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Thanks bobbym for the result for P=3

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**bobbym****Administrator**- From: Bumpkinland
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Next one is at:

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**Stangerzv****Member**- Registered: 2012-01-30
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I think there are few more solutions for P=3, have you tried P=7 and I think there would be no solution at lower amount or no solution at all.

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**bobbym****Administrator**- From: Bumpkinland
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There are 5 solutions for P = 3 using the first 1000 primes.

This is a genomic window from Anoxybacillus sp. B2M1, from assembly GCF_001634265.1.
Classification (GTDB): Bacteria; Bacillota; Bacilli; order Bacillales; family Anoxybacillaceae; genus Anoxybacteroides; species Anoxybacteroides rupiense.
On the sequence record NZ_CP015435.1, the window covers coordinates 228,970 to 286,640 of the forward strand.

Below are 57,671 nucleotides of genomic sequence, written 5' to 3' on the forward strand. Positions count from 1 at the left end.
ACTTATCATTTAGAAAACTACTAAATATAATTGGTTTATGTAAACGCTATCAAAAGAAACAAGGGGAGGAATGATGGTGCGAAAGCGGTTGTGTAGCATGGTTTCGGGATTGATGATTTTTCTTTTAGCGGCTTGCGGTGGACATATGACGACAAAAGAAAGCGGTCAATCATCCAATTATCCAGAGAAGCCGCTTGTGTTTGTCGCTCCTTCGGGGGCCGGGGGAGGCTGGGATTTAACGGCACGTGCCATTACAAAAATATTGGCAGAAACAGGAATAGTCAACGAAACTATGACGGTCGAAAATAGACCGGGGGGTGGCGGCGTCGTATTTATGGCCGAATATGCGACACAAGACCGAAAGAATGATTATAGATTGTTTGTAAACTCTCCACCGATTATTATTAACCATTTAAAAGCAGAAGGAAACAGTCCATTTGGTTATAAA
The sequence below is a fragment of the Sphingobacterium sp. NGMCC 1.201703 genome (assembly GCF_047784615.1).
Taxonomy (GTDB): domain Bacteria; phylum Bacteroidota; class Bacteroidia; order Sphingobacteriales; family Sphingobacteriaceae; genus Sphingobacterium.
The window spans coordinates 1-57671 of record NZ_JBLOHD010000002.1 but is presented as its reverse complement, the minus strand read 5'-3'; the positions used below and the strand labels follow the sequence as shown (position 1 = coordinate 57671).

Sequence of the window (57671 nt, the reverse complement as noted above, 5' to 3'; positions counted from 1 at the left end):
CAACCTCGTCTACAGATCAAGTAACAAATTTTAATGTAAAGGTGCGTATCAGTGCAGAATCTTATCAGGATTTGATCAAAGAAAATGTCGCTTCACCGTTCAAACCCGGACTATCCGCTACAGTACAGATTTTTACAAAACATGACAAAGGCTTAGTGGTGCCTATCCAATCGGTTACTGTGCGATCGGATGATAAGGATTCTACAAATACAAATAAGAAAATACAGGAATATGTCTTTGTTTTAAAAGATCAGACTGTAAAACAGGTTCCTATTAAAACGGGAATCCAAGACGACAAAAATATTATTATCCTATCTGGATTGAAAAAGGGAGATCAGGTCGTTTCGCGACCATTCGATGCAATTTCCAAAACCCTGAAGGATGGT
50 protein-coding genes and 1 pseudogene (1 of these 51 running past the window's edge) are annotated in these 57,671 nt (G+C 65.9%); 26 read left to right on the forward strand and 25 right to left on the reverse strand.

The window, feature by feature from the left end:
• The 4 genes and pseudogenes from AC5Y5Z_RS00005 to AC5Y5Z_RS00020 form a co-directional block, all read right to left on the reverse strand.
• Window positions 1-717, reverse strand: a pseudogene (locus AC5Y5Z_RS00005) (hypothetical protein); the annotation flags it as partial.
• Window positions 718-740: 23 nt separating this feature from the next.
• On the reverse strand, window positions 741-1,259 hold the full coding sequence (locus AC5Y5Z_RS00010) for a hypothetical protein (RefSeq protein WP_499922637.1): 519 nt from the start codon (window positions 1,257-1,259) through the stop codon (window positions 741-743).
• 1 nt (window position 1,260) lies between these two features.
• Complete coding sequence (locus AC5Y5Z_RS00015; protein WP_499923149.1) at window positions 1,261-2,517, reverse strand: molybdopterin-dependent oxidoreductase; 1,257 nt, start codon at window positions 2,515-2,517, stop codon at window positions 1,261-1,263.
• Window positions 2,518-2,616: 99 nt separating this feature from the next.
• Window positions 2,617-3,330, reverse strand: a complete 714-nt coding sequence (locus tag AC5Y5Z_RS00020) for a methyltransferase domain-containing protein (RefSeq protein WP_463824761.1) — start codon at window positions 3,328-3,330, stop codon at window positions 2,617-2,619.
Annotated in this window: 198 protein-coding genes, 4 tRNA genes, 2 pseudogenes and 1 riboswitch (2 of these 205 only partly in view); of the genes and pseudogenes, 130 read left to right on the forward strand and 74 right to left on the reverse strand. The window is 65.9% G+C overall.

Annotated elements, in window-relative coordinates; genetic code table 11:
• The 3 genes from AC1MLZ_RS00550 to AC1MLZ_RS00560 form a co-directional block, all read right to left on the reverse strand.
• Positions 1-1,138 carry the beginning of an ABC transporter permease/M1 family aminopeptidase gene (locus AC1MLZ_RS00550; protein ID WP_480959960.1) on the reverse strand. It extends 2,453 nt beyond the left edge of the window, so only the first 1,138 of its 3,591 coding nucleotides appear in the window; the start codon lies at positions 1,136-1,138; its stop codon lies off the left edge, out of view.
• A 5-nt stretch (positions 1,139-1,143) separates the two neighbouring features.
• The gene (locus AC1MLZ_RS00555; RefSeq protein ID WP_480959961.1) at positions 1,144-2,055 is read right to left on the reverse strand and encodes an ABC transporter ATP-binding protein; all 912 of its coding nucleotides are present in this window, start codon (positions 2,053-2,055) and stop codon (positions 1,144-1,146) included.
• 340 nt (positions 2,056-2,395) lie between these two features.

I will check for P = 7:

No solutions up to n = 2000.

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**Stangerzv****Member**- Registered: 2012-01-30
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I do believe that if there is a solution it should occur at lower primes, as the prime number getting larger, it would be hard or impossible to find.

*Last edited by Stangerzv (2013-04-19 05:19:11)*

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**bobbym****Administrator**- From: Bumpkinland
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Yes, the primes get rarer as the numbers get larger.

I have searched all the way up to the 2000th prime for P = 7 and found none.

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**Stangerzv****Member**- Registered: 2012-01-30
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Hi bobbym

What program do you use to calculate them? On the other hands, can you get any solution for P>11? I think there could be no more solution, if there is one, it would be very large.